Onour explained that the Sudanese economy continued to suffer from structural distortions in its structure, but the outbreak of the rebellion war after April 15 of this year was like pouring oil on the bitter reality before the war, and thus the destruction of factories, hospitals, and the rest of the infrastructure units harmed the national economy tremendouosly.

Many challenges:

However, he drew attention to the major challenge facing the management of the Sudanese economy in the post-war period, which is the restoration of what was destroyed during the current war. The basic tasks of rebuilding what was destroyed by the war are as follows.

The first task is to address the damage to factories, health sector institutions, electricity and water in the national capital,

Then restructuring the banking sector to be able to contribute to the task of financing the rebuilding of the infrastructure that was destroyed during the war.

With the necessity of reforming the supervisory and institutional framework in the Sudanese state to monitor reconstruction plans and attract support and financing resources.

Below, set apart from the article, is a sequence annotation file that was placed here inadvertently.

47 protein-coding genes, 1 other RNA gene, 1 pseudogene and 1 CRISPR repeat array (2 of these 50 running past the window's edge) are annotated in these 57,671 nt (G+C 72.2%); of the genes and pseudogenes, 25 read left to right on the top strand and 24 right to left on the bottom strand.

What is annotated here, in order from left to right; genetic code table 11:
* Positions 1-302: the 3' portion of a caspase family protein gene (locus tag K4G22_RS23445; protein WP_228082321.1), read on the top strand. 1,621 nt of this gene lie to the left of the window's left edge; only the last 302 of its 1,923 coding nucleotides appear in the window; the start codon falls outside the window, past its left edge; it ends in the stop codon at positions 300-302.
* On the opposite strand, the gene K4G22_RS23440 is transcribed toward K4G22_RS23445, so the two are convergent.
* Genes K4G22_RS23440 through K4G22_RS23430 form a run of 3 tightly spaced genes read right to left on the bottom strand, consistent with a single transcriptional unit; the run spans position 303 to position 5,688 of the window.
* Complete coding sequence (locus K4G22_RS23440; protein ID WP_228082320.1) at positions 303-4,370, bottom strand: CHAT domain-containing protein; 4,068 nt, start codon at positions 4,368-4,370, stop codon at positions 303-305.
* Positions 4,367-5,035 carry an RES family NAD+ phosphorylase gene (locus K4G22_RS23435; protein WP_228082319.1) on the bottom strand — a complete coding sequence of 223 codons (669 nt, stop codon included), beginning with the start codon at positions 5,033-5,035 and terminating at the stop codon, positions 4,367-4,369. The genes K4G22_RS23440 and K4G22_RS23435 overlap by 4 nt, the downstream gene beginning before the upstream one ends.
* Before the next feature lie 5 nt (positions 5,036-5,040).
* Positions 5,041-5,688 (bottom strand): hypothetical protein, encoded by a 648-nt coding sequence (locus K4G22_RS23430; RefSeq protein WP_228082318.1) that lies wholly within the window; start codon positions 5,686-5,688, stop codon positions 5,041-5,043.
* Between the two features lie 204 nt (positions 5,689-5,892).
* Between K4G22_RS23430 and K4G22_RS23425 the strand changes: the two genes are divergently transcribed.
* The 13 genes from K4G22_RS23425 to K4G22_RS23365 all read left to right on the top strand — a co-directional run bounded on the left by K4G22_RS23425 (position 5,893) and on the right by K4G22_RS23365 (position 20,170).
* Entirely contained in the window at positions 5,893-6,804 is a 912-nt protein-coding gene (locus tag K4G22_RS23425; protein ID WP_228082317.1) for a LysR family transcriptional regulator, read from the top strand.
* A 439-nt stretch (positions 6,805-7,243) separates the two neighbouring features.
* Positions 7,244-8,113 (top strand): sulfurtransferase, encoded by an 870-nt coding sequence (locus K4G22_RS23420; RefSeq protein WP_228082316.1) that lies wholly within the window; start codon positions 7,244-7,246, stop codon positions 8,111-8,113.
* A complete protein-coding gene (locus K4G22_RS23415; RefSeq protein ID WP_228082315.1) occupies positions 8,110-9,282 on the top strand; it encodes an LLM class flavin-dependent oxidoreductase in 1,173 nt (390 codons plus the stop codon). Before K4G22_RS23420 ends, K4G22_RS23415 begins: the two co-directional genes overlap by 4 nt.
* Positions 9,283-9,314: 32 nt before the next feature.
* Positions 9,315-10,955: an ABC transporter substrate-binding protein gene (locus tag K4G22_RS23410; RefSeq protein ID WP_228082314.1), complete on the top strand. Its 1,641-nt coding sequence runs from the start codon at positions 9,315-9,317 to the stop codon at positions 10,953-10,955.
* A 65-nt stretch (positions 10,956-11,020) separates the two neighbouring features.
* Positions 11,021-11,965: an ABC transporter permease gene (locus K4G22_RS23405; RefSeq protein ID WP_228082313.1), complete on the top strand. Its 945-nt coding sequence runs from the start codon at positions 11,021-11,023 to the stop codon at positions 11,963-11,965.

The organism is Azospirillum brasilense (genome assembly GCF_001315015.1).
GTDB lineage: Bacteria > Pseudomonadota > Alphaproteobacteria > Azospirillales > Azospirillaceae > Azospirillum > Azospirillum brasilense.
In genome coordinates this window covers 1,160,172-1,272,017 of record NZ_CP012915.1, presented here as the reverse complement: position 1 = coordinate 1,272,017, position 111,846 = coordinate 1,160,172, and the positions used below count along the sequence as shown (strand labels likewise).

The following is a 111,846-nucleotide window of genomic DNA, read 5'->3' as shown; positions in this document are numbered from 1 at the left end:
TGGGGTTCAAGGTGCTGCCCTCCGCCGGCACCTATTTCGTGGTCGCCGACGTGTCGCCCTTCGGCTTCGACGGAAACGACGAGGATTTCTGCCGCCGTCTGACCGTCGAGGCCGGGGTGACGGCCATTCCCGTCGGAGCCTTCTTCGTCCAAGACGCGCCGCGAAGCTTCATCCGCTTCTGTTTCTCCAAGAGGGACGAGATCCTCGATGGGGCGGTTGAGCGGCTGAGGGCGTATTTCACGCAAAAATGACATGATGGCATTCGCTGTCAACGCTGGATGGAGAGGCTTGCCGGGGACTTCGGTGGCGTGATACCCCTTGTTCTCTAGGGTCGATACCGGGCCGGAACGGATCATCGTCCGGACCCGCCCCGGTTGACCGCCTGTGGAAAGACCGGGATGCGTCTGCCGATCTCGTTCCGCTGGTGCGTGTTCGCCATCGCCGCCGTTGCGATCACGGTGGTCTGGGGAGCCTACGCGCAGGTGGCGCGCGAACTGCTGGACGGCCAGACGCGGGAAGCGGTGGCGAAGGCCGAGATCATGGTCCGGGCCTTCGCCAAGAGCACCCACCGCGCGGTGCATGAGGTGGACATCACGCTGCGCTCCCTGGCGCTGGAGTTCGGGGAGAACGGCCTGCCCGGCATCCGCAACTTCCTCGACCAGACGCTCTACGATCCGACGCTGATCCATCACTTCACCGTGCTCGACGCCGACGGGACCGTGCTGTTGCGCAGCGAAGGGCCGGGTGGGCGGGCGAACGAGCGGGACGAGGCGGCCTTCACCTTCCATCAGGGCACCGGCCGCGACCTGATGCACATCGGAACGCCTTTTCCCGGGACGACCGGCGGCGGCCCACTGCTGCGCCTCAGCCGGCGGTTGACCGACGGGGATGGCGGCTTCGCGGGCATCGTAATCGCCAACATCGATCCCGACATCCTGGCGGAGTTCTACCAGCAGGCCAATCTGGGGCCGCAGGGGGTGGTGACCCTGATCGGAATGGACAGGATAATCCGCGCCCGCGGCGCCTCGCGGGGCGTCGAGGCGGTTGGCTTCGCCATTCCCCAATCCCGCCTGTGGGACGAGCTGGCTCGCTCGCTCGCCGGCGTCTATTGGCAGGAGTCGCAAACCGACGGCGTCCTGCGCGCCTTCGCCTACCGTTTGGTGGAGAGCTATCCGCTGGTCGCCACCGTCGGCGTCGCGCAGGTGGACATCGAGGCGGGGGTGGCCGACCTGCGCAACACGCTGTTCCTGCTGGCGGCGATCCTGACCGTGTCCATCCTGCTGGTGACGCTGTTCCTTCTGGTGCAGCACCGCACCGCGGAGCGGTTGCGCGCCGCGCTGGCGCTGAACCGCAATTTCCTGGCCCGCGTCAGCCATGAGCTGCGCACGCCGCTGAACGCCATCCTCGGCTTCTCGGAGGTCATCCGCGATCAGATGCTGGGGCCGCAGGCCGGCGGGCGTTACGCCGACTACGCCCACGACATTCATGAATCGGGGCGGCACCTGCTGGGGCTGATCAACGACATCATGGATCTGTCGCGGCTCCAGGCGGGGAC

Securing financing:

Below are the funding sources, Onour said.

To secure funding, sovereign decisions must be issued to ensure the strengthening of the state’s regulatory framework to ensure that all state resources are utilized to achieve the objectives of this stage. This requires several procedures, including:

Strictly controlling the production of Sudanese gold as it is the largest and easiest resource to enrich the state treasury through the state’s monopoly on its export and issuing deterrent penalties for its smuggling, knowing that in previous periods 75% of its production was smuggled, whose value is estimated at 12 billion dollars annually, which requires reviewing all concession contracts for foreign and national production companies of gold.

Establishing a fund for export earnings in which all export resources are collected, including the exports of armed forces companies, to manage foreign exchange resources and direct them according to the priorities of the construction phase.

With the announcement of an urgent appeal to the people of Sudan abroad to transfer their savings to build Sudan by developing a strategy that attracts remittances from workers abroad, which are estimated at around 8 billion dollars annually through official channels.

Developing an incentive policy for exporting Sudanese agricultural products, particularly gum Arabic, livestock, sesame, and groundnuts.